As the world collectively turns towards more concerted and collective climate action, climate justice is becoming a similarly important issue. Some environmental activists argue that nations should share their responsibility to tackle climate change equally, yet equality doesn’t always represent a real distribution of equitable responsibility for global emissions. A country’s financial ability, technological prowess and even historical and moral inequities between Global North and South can muddy the waters. Equity becomes more important than equality so that countries can fulfil what the UN referred to as “Common but Differentiated Responsibility and Respective Capabilities.” A more just and equitable approach to tackling climate change may ultimately be more realistic than expecting every country to hit the same targets within the same timeframe.
Climate Justice and Finance: Should We Force Developing Countries to Adopt 100% Renewable Energy Within a Fixed Timeframe?
Carbon-emitting coal and other fossil fuels provide adequate electricity for all developing countries with an affordable price because only a cheaper electricity cost can maximise the net profit when electric energy consumption is so massive, as it is the case in developing nations worldwide. It is a trend that is only expected to grow over the next few decades.
Although solar energy costs on average between 3-6 cents per kilowatt-hour whereas electricity from fossil fuels costs 5-17 cents per kilowatt-hour, renewable energy still requires massive installation and maintenance costs. What’s more, fossil fuels’ efficiency rate ranges around 20-40% whereas solar energy is 15-22%. It’s highly questionable whether developing countries can maintain a high potential cost with a less efficient rate. Even though solar’s initial installation is cheaper, it would be a tall order for developing countries to offer upfront investment without international financial assistance.
Within in the debates surrounding climate justice, developing countries can only widely adopt renewable energies with the help of international assistance and affordable installation costs. But at the moment, renewable energy installations simply do not promise the same developmental and economic growth outcomes as fossil fuels do.
In a nutshell, developing countries deserve to achieve the same rate of economic growth, comfort and prosperity that the industrialised world began enjoying decades if not centuries ago. The problem is that wealthy nations were able to profit off of fossil fuels for decades without a worry about carbon emissions and climate change. If we want to keep global warming and climate change to manageable levels, developing nations would not be able to consume fossil fuels at anywhere near the same rate.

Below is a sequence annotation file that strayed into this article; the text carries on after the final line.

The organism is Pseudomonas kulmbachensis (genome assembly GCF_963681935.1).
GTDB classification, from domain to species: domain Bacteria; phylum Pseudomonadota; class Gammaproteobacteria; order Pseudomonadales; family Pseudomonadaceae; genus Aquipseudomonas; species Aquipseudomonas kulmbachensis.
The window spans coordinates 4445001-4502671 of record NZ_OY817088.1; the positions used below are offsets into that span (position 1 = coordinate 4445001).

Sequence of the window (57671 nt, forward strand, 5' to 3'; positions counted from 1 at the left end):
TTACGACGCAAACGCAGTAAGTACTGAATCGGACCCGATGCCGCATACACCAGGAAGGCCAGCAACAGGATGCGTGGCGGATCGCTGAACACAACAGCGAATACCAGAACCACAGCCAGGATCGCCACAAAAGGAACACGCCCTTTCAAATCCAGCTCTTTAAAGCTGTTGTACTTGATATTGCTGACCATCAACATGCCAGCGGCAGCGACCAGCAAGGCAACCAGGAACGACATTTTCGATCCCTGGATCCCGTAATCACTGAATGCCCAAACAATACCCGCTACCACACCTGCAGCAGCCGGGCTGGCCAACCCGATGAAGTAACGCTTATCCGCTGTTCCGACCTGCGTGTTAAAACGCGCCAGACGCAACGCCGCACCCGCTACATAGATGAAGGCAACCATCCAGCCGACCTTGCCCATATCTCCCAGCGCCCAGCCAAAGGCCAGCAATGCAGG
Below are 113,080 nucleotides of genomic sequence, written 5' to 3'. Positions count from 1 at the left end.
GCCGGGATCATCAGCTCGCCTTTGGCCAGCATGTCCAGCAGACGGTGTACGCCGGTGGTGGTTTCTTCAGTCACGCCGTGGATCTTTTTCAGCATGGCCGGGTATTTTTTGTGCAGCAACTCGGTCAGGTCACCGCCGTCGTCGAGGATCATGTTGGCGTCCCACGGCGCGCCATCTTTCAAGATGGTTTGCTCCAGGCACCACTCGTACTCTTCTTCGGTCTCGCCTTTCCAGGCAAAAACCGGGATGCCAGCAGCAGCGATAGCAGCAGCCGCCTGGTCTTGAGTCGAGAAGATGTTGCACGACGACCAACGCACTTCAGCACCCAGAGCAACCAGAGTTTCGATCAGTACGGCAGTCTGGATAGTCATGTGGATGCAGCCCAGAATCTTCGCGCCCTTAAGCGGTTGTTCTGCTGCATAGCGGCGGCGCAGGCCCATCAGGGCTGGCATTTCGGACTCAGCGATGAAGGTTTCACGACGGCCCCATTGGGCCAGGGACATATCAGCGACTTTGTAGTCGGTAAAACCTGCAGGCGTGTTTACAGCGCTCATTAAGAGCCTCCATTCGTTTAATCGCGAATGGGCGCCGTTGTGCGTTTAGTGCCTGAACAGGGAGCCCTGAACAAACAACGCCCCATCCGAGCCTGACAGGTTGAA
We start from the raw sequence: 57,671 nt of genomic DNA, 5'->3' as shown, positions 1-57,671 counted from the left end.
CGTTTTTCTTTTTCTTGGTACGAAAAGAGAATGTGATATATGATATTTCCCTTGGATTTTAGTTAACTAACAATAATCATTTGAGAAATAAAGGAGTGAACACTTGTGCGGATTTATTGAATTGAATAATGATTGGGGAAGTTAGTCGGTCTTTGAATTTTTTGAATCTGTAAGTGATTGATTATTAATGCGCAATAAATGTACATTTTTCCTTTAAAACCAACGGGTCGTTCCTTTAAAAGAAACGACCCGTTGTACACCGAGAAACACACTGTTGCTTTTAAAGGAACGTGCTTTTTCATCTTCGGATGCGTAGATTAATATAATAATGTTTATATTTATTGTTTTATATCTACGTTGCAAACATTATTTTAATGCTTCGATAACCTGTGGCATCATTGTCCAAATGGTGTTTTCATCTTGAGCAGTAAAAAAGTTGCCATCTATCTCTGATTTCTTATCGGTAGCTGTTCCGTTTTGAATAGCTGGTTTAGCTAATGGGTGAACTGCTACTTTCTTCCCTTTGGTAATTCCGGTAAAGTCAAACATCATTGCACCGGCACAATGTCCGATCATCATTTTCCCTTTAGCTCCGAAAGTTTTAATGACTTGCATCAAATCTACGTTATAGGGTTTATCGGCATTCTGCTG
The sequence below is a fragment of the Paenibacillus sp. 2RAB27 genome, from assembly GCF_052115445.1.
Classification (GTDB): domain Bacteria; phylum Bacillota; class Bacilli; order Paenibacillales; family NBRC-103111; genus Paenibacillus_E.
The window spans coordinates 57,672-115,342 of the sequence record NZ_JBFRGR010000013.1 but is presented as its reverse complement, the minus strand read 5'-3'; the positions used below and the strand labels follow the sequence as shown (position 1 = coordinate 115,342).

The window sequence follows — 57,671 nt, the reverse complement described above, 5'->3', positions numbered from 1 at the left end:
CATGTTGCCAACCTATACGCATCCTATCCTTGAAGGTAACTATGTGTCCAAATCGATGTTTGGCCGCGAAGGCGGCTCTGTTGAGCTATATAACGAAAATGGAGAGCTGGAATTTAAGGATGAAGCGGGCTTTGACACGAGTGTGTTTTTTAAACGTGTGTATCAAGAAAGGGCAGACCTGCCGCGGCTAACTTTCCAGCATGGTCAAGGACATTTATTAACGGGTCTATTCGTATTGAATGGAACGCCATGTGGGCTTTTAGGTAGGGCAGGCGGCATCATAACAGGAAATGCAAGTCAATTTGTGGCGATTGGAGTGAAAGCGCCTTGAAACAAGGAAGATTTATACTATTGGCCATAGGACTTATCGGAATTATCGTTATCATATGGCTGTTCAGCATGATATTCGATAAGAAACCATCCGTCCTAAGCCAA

Resolving this climate justice paradox means making renewable energy installations cheaper and better prepared to handle the energy needs of a developing economy and growing population. But this is a task much easier said than done.
According to the United States Energy Information Administration, developing countries accounted for 54% of global energy use in 2010, and will rise to 65% by 2040. The annual growth rate of energy use in some countries, such as China and India, is predicted to be as much as 2.2%. In contrast, developed countries will only consume energy with a growth rate of 0.5% annually. The accelerating growth rate represents that around 57% of global greenhouse gas (GHG) emissions are contributed by developing countries, with India and China accounting for one third of the total GHG emission.
However, the aforementioned data hasn’t considered the fact that these developing countries will be more affluent in 2040. In other words, there will be a further increase in energy consumption for non-industrial use among these developing countries. On the flip side, the Chinese government has announced an ambitious green energy plan to alleviate its energy consumption. Between 2012 and 2017, the share of renewable energy in China’s energy supply grew by 38.2%. Nevertheless, fossil fuels accounted for 90% of China’s energy production in 2017. It shows that the existence of fossil fuels is a golden foundation for the development of Global South countries. In short, the factors above will impede global environmental targets in the future due to a practical demand for economic growth.
Projected world primary energy consumption. Image by US Energy Information Administration.
Global South countries are heavily reliant on fossil fuels as an economic engine because of their relatively cheap cost. Although a zero-carbon world sounds ideal, it’s only a utopian dream for many developing countries. As far back as the COP15 in 2009, there was an obvious disagreement between Global North and South countries. For example, Lumumba Di-Aping, Sudan’s delegate, condemned Denmark for not upholding neutrality and choosing to side with rich countries. The initial draft favoured wealthier nations with lower mitigation targets and set up a stricter regulation for developing countries. What’s more, COP15’s US delegates refused to offer public financial resources to assist the mitigation efforts of developing nations.